This program will be built from single file named
the following contents:
Compile the simplest ROS (C++) program
Since we’re building a program with C++, we need to compile it into an
executable that we can actually run. In this very simple case, this can be
done by invoking
g++ directly with the following build command (make sure
to get all of it):
g++ hello_world_node.cpp -o hello_world_node -I/opt/ros/hydro/include -L/opt/ros/hydro/lib -Wl,-rpath,/opt/ros/hydro/lib -lroscpp -lrosconsole -lrostime
If you are unfamilar with command-line usage of g++, the arguments passed to
g++ have the following meanings:
hello_world_node.cppThe source file(s) to compile
-o hello_world_nodeThe name of the output file (the executable, in this case)
-I/opt/ros/hydro/includeAn instruction to look for C++ header files in
-L/opt/ros/hydro/libAn instruction to look for static libraries in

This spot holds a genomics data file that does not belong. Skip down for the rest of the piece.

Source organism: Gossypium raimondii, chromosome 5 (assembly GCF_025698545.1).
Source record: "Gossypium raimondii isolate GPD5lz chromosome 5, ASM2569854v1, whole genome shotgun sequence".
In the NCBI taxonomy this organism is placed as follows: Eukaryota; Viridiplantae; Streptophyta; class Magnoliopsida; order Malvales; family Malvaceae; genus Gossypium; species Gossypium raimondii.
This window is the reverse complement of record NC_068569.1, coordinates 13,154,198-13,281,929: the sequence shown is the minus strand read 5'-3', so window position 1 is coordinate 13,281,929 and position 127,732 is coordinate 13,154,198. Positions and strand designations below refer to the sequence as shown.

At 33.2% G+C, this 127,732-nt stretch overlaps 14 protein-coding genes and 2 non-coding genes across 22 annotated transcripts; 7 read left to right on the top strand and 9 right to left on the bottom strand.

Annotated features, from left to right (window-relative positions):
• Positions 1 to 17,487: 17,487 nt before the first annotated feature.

-Wl,-rpath,/opt/ros/hydro/libAn instruction to look for shared libraries in
-lroscppLink against the library
libroscpp.so(ROS C++ bindings)
-lrosconsoleLink against the library
librosconsole.so(ROS distributed logging)
-lrostimeLink against the library
librostime.so(ROS time measurement)
Run the simplest ROS (C++) program (and fail)
After successfully compiling the program, you can run it right away.
If you’ve been following this tutorial verbatim, then you’ll get an error message of some sort. While you might only get one of these errors, you should read through all of them because it will help you recognize common problems in the future.
ERROR: ROS_MASTER_URI is not defined (Bad Environment)
[FATAL] [1392021564.231775029]: ROS_MASTER_URI is not defined in the environment. Either type the following or (preferrably) add this to your ~/.bashrc file in order set up your local machine as a ROS master: export ROS_MASTER_URI=http://localhost:11311 then, type 'roscore' in another shell to actually launch the master program.
This error means that you haven’t sourced one of the ROS setup files, but
this is a common mistake among novices. Specifically, you’re missing the
$ROS_MASTER_URI environment variable, which is set by one of these setup files.